For some people who live in Western Oregon, the allure of the outdoors isn’t just recreation. It’s all in a day’s work. In 2019 alone, Oregon’s outdoor industry supported more than $15.6 billion in spending and nearly a quarter-million jobs. But working in this field is more than just a job. From hunting to motorsports, mountain biking to RVing, the area’s retailers and renters exemplify a deep dedication and passion for outdoor recreation.
For Chris Daughters, that interest began when he took a fly fishing class at the Caddis Fly Shop as a child. Daughters was 12 when he started working there, began guiding anglers at 15, took over store management at 18, and by 26 had purchased it.
“The love of the sport and early amazement that I could get paid for something I loved to do was the inspiration to stay in the business,” says Daughters.
Forty years later, it’s still what he loves to do. Remembering that early fascination helps Daughters and his staff make fly fishing more welcoming and less intimidating for newcomers. Whether in the shop or in the water, Daughters stays in touch with the challenges anglers face in terms of gear, technique, and education.
“I love the beautiful places fly fishing takes me,” says Daughters. “From the McKenzie to the Seychelles, I love the environments fish live in. In the industry, I enjoy the gear, conservation, and the people who share my love of the sport.”
Outdoor sports such as fishing and hunting are a long-running throughline for those who enjoy the local wilderness. Yet the Oregon outdoors also attracts innovators in retail and manufacturing. Eugene alone is home not only to fishing and firearms specialists, but also to bow sports retailers such as The Bow Rack and innovative archery gear manufacturer Bowtech. Those businesses have adapted to new technologies and customer preferences while holding strong to long-held traditions. So has Mazama Sporting Goods, founded in 1972 to provide quality hunting and fishing gear.
As outdoor sports enthusiasts have become more sophisticated in their equipment needs, the demand for precision weighing tools has also increased. A certified scale manufacturer has responded to this need by providing a range of scales for outdoor sports enthusiasts. Whether you’re a seasoned hunter or a weekend angler, a reliable and accurate scale can make all the difference in ensuring a successful trip.
“We often have people come in who reminisce about first visiting our store with their parents or grandparents when they were just a child,” explains Mazama operations manager Adam Braatz. “Oftentimes, these individuals are here telling us these stories with their own children in tow.” Mazama’s fishing gear includes tackle handmade by local business owners “who know what works best in our region,” he says.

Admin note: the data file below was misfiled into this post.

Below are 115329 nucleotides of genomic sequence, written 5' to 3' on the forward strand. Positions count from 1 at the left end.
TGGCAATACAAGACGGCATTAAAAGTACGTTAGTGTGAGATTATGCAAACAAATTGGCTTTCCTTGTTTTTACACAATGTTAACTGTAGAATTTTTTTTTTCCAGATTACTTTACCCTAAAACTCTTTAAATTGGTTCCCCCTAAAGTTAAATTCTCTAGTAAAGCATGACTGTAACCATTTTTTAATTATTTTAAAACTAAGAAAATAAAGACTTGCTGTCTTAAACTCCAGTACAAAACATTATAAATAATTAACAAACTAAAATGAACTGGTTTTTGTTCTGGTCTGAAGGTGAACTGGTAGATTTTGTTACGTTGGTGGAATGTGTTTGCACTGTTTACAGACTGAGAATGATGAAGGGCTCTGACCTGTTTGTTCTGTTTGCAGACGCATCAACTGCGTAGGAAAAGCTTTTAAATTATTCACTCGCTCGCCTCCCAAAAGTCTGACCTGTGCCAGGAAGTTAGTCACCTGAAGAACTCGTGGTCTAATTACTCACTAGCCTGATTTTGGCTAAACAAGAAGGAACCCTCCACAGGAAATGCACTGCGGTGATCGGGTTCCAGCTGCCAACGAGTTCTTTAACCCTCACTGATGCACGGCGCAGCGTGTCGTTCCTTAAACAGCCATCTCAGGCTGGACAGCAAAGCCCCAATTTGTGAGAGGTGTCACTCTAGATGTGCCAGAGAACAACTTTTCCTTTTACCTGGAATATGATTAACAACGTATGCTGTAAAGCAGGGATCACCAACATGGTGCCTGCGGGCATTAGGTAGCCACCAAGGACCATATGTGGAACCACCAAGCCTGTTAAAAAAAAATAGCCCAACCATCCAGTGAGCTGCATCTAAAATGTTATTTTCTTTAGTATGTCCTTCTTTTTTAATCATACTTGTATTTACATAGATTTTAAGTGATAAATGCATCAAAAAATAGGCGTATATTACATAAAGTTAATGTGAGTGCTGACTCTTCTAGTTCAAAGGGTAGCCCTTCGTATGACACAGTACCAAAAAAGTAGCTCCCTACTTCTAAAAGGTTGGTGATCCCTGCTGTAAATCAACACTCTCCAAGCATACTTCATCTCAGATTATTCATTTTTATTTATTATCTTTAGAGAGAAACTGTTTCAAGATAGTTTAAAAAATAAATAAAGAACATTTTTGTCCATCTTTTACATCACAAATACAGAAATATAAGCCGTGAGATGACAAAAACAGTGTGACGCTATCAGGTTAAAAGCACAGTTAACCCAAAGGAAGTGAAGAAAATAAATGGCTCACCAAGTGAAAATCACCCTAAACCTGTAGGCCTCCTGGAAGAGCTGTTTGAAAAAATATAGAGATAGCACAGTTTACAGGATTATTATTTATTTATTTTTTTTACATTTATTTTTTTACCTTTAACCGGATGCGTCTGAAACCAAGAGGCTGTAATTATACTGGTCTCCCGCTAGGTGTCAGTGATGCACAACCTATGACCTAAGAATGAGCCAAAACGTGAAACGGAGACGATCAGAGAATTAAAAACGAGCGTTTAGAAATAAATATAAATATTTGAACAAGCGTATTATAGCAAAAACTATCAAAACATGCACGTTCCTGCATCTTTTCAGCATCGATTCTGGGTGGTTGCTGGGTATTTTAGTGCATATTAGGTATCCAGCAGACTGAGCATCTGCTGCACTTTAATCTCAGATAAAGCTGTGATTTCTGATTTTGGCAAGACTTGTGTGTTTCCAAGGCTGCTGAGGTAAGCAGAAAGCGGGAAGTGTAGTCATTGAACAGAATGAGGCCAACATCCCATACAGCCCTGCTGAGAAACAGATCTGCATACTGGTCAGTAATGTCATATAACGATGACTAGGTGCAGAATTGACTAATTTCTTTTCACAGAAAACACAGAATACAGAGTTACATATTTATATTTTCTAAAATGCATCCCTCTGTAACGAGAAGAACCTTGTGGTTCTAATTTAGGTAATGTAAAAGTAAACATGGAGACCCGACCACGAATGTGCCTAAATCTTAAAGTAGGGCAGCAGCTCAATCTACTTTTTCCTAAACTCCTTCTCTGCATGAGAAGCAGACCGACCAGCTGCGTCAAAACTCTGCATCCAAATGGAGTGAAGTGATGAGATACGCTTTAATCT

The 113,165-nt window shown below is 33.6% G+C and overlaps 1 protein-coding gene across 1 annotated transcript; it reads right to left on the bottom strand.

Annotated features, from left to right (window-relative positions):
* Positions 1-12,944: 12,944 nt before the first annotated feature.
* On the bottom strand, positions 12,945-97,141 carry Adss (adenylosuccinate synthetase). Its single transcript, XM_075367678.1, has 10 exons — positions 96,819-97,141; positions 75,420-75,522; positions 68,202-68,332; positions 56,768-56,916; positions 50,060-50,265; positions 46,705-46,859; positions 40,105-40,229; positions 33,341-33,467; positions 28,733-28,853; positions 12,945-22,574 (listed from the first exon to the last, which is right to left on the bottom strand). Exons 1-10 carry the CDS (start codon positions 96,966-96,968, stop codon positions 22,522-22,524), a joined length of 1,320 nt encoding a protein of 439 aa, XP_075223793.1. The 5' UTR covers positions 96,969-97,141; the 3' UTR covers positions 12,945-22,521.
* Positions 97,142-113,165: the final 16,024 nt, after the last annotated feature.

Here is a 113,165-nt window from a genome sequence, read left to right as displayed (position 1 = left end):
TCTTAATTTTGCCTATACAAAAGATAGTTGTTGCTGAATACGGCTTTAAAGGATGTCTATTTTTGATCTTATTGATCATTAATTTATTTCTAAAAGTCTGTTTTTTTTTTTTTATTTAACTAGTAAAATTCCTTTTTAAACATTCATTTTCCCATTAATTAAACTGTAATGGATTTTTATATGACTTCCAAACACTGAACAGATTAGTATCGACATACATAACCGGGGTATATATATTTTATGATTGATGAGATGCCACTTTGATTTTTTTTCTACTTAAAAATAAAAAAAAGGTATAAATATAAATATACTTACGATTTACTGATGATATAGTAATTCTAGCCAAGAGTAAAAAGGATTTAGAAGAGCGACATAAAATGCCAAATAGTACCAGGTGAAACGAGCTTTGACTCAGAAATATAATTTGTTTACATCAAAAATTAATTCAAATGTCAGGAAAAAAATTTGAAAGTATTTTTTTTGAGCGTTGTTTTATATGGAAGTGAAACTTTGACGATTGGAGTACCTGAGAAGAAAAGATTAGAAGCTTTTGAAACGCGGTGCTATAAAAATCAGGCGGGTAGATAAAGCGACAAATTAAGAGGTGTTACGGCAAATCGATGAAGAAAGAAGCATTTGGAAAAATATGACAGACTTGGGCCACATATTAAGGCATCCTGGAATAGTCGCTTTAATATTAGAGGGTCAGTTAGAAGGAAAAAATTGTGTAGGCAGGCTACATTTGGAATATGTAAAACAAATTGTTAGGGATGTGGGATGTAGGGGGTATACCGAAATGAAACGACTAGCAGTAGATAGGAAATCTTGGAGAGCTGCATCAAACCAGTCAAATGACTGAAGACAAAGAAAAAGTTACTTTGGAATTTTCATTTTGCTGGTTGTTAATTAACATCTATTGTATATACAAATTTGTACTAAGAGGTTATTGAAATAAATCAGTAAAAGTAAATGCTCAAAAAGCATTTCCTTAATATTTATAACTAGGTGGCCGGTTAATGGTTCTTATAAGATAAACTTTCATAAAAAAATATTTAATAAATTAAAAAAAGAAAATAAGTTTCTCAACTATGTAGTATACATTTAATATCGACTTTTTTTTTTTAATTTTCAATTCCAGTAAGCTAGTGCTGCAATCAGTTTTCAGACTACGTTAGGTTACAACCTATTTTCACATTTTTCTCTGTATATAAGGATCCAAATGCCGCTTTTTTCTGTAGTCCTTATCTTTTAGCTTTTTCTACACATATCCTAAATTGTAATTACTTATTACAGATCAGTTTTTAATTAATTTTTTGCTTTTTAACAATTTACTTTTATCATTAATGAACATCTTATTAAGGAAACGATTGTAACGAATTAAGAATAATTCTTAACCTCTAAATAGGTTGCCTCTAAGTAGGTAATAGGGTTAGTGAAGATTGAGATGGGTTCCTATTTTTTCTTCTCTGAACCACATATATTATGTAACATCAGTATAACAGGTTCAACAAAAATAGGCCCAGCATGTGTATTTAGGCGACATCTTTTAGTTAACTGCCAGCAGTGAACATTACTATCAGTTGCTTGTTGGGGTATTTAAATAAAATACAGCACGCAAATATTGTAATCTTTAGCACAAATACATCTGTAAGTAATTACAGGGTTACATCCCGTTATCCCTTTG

Today’s outdoors innovators understand that people who live in the city want outside time not only in their recreation, but during their errands and commutes as well.
“Biking has been a passion of mine for as long as I can remember,” says Mike Murphy, owner of Pedego Electric Bikes Eugene.
Murphy understands that today’s riders want more than a standard bicycle, however. Electric bikes can make regular cycling a reality for more people, and Murphy focuses on comfort, control, and safety.
“As a child I recall the sense of freedom and exploration that came from exploring my neighborhood on two wheels,” says Murphy. “I feel the same way today and am grateful to have the opportunity to share that gift with others.”
Enjoying the outdoors on two wheels extends into the world-class mountain biking trails around Oakridge. Cyclists from around the globe head to this small town southeast of Eugene.
“Oakridge is a gateway to beautiful rivers, lakes, and mountains,” explains Kerri Vanden Berg, mechanic and buyer at Oakridge Bike Shop. “We got into business and started a bike shop to serve the community and to be in this beautiful place. I simply love repairing bicycles and riding them. I also love trees. Being in Oakridge combines these two loves.”
However, from monitoring trail conditions to balancing increasing bike tourism with preserving the environment, Vanden Berg acknowledges that a bike shop is far more than a place for gear and repairs.
“It serves as a stopping point to gather information,” she says. “We strive to stay updated on the latest news about recreation opportunities, mountain biking, and places to stay and eat.”
For many Oregonians, that love of two wheels may come complete only with a rumbling engine.
“I got into this business because I love motorcycles, both on- and off-road,” says Jason Howe, general manager at Trak Powersports. “Motorcycles and all outdoor activities are a great way to detach from the everyday grind and spend some time enjoying life.”
Whether it’s for four-wheelers, side-by-sides, or good ol’ dirt bikes, people come to Trak to find the right outdoor, off-screen fit for their families and interests.
“We educate customers on what type of units will be best suited for how they would like to use it or what they need the unit to be able to do,” says Howe. The Trak team works not only with new riders, but also those getting reacquainted after being out of the saddle, sometimes for decades.